Indeed he was ill, near to death. But God had mercy on him, and not only on him but on me also, lest I should have sorrow upon sorrow. I am the more eager to send him, therefore, that you may rejoice at seeing him again, and that I may be less anxious.
From My Journal Last Week
The saying is trustworthy: If anyone aspires to the office of overseer, he desires a noble task.—1 Timothy 3:1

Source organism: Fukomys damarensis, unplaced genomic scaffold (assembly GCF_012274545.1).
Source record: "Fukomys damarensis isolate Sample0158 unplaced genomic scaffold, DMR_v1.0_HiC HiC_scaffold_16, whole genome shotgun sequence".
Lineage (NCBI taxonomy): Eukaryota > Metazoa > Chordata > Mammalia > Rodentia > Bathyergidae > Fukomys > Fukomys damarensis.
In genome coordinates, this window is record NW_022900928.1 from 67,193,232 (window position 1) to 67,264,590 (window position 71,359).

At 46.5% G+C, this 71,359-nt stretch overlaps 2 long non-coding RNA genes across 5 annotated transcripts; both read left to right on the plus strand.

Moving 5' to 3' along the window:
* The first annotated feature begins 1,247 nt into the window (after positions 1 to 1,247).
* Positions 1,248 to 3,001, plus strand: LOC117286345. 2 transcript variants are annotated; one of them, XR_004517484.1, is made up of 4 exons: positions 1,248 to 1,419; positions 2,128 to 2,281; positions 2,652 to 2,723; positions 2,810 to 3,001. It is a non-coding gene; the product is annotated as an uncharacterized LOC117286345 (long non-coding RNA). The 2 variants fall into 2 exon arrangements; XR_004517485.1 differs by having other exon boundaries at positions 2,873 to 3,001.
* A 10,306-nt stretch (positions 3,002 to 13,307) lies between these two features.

Many desires—even if not wicked—are not noble. To read great books, to hug your grandchildren, to take a nap … all are good and fine. But in and of themselves they are not noble. In part, they are not noble because they are not love … even the hugging. Love invests in the welfare of others, pointing them to God. So, the reading of great books, the hugging of the children, and the taking of a nap could be expressions of love if they don’t end there. But if they end there, they are not love, and they are not noble.
The man who aspires to the office of overseer desires a noble task, if love is his motive.